The company also is negotiating with Charleston County for a smaller portion of the project in that county.
Most of what’s laid out in the Dorchester County agreement is a pretty standard development contract: The company builds roads and other infrastructure within specific developments; the county agrees to connect to them.
But there’s a lot more at stake. Schools must be built. Police and fire service provided. In particular for council members, improvements must be made to existing roads as traffic demands from the development increase — improvements they could be on the hook for.
“There’s going to be a need to expand and do some additional roads out there. I think everybody realizes that. That pencil needs to be sharpened a little more,” said Councilman Jay Byars, adding that larger funding sources must be looked at.
“Roads are one of several long-term infrastructure concerns (council) has to come to an agreement on before we can give it a final reading (vote),” said Councilman Bill Hearn.
Councilman Willie Davis dug in his heels at earlier versions of the agreement until he was assured that the county’s commitment to East Edisto wouldn’t take away from infrastructure needs, such as sewer, in the upper county he represents.
“We didn’t know what their (MeadWestvaco’s) end was going to be. We had to make sure other people’s needs were addressed, too,” Davis said. “We’re getting there.”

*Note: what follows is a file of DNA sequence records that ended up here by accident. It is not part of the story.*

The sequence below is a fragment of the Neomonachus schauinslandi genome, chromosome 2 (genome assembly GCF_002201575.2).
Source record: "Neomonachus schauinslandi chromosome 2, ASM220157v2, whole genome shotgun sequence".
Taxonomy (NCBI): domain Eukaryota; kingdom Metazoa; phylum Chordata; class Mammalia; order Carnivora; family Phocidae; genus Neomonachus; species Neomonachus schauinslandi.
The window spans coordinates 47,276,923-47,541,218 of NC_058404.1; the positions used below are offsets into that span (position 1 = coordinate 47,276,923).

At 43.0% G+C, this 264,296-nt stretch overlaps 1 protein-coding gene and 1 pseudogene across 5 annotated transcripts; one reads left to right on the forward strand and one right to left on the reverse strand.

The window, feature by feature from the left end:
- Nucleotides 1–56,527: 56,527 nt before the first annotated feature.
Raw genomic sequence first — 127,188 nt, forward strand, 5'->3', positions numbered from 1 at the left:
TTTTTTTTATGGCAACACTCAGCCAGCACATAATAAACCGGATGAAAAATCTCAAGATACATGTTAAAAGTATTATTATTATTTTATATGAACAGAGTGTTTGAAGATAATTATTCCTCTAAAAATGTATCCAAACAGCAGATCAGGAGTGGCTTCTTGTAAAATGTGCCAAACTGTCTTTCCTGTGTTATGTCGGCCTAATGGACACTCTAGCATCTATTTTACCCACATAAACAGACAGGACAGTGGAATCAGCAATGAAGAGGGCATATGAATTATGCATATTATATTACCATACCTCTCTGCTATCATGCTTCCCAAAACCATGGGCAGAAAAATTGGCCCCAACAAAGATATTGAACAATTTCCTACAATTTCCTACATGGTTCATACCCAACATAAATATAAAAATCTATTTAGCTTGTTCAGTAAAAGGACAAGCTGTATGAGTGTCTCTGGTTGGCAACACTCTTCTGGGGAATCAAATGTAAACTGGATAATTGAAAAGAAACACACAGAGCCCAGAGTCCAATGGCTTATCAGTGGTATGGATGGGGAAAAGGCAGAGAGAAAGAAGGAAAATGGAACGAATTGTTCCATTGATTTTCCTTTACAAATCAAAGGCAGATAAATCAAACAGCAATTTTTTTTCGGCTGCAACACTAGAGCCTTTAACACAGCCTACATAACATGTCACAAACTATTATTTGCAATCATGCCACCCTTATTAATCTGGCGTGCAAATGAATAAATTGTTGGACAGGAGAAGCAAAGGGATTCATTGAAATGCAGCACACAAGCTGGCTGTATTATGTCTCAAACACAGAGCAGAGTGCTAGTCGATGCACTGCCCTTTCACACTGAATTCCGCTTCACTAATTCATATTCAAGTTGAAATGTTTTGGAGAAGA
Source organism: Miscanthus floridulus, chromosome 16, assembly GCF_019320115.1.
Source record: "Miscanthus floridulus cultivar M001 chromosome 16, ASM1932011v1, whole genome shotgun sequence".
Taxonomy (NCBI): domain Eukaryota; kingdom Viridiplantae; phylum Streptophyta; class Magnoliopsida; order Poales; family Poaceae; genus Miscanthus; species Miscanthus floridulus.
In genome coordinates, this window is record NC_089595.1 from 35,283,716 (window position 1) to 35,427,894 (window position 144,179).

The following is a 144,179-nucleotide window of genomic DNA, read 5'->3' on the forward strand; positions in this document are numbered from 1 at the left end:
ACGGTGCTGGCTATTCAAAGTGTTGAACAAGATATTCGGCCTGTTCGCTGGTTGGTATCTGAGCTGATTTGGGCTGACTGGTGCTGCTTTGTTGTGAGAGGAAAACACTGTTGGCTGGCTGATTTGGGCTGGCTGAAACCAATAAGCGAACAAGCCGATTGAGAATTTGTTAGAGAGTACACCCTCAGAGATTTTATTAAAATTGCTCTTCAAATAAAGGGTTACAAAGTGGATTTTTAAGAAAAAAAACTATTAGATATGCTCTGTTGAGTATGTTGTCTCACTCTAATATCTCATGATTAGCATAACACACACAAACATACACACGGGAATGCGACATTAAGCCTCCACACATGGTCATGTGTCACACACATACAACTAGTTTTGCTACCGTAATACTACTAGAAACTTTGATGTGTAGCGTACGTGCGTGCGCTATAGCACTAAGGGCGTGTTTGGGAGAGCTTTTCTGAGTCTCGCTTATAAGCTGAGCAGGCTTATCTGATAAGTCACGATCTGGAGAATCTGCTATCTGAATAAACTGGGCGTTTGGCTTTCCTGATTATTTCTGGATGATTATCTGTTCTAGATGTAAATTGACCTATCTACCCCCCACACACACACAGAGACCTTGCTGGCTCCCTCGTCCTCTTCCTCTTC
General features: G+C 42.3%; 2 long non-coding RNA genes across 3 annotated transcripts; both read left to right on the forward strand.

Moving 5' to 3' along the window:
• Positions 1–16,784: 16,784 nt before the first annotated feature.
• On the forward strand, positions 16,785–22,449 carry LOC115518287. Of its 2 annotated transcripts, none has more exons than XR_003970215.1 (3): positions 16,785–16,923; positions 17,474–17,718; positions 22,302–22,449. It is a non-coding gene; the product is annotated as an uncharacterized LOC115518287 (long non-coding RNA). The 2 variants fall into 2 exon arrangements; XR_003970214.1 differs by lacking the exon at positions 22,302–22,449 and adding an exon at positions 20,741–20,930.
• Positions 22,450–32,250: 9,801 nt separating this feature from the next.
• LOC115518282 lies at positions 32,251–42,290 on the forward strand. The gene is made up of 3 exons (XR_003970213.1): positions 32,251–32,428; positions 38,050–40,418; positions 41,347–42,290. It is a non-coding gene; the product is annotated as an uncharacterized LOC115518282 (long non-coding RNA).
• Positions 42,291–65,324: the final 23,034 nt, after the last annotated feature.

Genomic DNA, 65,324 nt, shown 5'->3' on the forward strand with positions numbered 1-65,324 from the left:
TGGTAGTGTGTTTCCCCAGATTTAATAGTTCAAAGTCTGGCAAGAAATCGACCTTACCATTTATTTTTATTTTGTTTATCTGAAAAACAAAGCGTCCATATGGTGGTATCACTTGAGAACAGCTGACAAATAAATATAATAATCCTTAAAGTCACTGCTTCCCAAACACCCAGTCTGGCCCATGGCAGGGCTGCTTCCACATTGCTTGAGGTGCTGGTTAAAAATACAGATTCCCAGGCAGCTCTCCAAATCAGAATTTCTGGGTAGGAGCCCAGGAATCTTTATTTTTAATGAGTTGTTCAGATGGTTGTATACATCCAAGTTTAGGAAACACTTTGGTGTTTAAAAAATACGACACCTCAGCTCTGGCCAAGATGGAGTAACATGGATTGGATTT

“We were at first trying to do more things we thought could potentially have benefits,” said Ken Seeger, MeadWestvaco president of development and land management. “But they made it too complex. There were early misunderstandings.” The effort over the past two years has been “not so much changing the deal but simplifying the agreement itself,” he said.
The aquatic center was included in the proposal because it already was part of the county’s long-range comprehensive plan, and the company offered to donate a location for it, Seeger said. It has been removed from the agreement.
MeadWestvaco agrees to pay impact fees for roads and water and sewer, as well as build infrastructure in the projects, Seeger said.
The company also provides land for six schools and money to build two of them in Summers Corner, he said.
“We’ve always said East Edisto would pay its own way. That was true in the beginning and it’s true now,” Seeger said.
The Summers Corner development is not likely to begin for two years, as the company works through the agreement and permitting. But if the paperwork were in place, “Yes, I think the market is such that we would start cautiously” right now, Seeger said.
As for the aquatic center, the two primary locations being looked at now are the Pine Trace county park property and the YMCA’s Oakbrook tract in Summerville, YMCA and schools district officials said.
East Edisto “is really not in the mix right now,” said Pat Raynor, district spokeswoman, speaking for Superintendent Joe Pye.
“I’m comfortable with (the agreement) right now. MeadWestvaco has been a good corporate partner,” said Councilman Byars. “They’re going to protect themselves through a long-term effort. Whatever we do, all of us (on council) want to make sure we protect the county. That’s first.”